Electric-vehicle shortfalls may be solved by Hydro-Quebec battery invention

The electricity provider says it is developing a device that could outlast any car and be recharged in minutes with a fast-charging unit.

  • fast-charging

Quietly, Hydro-Quebec’s research arm is aiming for a battery revolution.

The electricity provider says it is developing a device that could outlast any car and be recharged in minutes with a fast-charging unit.

On the other hand, it would propel vehicles about one-third less distance between charges than current lithium-ion batteries.

In effect, this battery represents a new approach to range anxiety, requiring more frequent charges but accomplishing them in slightly more time than it takes to gas up a conventional car.

“Performance, service life and, most important, safety, are issues that continue to plague the development of the (lithium-ion) battery for the mass market,” states Karim Zaghib in a recent Journal of Power Sources, on behalf of his colleagues at the Institut de Recherche d’Hydro-Québec and others from universities in Paris. “We report … a battery that fulfills these requirements.”

Hydro-Québec, which has been involved in battery research for 30 years, has several partners in the project and a licensing agreement with Massachusetts-based A123 Systems, which supplies General Motors.

Although most lithium-ion batteries last only several hundred cycles of depletion and recharging, Zaghib says this one would survive 20,000: If recharged daily, that’s a 50-year lifespan.

A major catch is the cost of the fast-charging system, also known as Level Three.

(Level One means plugging into a 120-volt household socket. Level Two operates at 240 volts: This type, which costs $1,000 to $2,000 to install and replenishes batteries overnight, is becoming the standard for home charging.)

Level Three chargers are commercial-scale units that cost at least $15,000. A publicly accessible network would be required for Hydro’s battery to succeed.

The battery itself is another invention that screams the question: How do they figure this stuff out?

Each of the hundreds of cells in a battery contains two electrodes — the cathode has a positive charge, the anode is negative. Lithium ions flow between them in a liquid called electrolyte. The flow in one direction charges the battery; the other discharges.

On each trip, the ions pass through a separator, a piece of material that keeps the electrodes from touching and causing a short circuit. In most lithium batteries, the cathode is coated with a substance called lithium cobalt oxide, which is toxic and expensive.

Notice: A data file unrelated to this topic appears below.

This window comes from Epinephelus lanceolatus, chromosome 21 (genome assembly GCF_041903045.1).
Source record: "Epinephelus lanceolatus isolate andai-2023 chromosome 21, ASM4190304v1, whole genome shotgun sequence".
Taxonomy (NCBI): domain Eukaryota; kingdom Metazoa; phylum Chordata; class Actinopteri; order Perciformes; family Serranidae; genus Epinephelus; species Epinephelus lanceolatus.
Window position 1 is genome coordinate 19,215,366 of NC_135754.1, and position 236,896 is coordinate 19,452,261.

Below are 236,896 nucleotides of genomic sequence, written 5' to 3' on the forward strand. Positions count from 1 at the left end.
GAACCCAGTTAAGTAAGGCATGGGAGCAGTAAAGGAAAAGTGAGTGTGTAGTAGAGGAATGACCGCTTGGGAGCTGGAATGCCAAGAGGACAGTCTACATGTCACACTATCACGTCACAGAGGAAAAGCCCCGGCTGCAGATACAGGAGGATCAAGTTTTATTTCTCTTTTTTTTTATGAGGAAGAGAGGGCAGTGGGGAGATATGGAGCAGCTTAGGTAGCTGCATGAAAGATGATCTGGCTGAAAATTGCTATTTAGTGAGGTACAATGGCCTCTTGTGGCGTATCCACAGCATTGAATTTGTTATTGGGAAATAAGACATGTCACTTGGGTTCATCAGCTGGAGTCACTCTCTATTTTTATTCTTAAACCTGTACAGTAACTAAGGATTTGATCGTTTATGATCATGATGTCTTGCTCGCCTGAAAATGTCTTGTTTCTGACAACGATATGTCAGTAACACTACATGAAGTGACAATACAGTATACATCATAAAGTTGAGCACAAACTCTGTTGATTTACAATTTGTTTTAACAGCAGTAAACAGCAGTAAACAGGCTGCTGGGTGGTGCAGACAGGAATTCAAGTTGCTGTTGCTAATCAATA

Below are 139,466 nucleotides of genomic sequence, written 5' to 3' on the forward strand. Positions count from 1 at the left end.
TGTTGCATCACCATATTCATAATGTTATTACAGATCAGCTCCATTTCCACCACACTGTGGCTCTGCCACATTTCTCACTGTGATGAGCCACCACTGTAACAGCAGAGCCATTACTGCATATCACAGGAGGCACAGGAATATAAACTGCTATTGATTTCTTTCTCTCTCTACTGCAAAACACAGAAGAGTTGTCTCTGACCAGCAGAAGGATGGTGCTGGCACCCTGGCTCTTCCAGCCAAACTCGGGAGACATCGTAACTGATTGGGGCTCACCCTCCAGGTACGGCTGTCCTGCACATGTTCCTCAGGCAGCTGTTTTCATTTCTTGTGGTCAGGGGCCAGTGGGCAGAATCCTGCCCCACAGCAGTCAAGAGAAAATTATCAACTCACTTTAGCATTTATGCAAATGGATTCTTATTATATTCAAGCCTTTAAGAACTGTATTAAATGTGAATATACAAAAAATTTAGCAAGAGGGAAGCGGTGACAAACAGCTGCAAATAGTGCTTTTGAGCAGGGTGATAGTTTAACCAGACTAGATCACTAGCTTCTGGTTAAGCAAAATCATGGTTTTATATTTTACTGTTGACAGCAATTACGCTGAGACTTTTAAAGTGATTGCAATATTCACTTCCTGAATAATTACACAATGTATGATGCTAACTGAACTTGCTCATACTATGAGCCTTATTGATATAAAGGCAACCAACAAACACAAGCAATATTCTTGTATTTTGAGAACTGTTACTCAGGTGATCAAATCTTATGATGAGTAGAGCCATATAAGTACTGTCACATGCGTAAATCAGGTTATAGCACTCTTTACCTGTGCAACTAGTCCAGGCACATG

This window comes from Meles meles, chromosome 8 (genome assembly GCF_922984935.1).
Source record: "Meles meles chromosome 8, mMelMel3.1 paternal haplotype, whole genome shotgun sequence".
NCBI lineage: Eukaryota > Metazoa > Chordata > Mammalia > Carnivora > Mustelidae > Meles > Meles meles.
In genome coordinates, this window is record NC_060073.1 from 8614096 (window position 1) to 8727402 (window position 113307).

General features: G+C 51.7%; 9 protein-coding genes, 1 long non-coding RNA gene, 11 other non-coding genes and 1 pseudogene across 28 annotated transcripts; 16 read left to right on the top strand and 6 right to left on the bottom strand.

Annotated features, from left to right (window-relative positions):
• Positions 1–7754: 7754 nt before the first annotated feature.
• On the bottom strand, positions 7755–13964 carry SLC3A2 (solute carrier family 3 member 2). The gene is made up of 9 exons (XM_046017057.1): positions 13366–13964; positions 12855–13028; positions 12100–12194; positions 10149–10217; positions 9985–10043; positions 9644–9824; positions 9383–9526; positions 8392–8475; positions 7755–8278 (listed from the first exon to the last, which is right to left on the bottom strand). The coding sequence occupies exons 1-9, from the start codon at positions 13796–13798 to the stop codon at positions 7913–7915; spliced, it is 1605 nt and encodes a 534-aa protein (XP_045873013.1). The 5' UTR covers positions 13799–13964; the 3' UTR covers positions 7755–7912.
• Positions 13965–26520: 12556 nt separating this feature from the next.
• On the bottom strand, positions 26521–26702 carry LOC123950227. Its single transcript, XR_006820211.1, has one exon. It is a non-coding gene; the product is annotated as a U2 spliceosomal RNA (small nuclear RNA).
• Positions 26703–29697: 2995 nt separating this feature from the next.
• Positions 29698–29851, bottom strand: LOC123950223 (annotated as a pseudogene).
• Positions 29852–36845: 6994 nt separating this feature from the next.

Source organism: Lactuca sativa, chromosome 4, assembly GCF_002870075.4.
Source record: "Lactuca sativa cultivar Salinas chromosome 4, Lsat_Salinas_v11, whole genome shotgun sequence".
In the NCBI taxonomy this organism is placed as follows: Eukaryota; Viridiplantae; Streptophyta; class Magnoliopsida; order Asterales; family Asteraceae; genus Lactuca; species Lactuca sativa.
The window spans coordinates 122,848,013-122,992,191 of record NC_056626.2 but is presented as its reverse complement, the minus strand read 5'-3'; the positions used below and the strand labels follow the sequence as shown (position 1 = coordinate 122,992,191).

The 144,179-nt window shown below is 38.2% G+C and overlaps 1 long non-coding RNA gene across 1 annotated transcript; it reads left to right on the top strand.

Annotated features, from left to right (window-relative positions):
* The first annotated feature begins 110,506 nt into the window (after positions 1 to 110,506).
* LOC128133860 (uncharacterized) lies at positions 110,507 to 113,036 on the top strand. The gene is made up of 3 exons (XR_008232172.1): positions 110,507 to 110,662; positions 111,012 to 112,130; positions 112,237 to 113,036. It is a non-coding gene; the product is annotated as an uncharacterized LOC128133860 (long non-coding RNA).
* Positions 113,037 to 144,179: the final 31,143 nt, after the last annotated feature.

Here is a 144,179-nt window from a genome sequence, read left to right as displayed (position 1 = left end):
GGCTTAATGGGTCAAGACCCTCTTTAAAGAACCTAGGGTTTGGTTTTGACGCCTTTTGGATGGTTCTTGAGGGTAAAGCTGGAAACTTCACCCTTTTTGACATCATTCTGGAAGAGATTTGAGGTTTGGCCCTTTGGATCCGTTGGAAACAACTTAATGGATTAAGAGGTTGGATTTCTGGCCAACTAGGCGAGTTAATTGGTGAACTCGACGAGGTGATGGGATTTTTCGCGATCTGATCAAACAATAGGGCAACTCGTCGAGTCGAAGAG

Like many other new versions, Hydro’s employs a compound based on lithium, iron and phosphate. The ingredients must be heated, then, cooled, at precise temperatures and times.

This forms little ingots, which must be ground and milled with equal precision. The smaller the particles, the more power they supply; but too tiny, they’re hard to handle and lose energy-storage capacity.

Conventional electrode materials expand and contract as the lithium ions enter and leave: Before long, they crack and disintegrate. Zaghib and his colleagues devised a structure with particles so small it won’t change size: It means that a battery will be guaranteed for the life of the car.

For the anode, the researchers chose the impressive-sounding Li4Ti5O12, processed similar to the cathode material. This compound replaces graphite, which is heavy and, during fast charging, reacts with lithium ions to create a coating that cuts performance.

Even with its reduced range, the battery is “still more than needed for many daily uses,” and its benefits outshine any inconvenience, the researchers say.

They claim a car with this battery and a 200-kilometre range could be recharged in five minutes. So far, they’ve achieved that time only in a lightweight test car with a 32-km range and top speed of 64.

Still, it’s impressive work and holds promise of better days for EVs.

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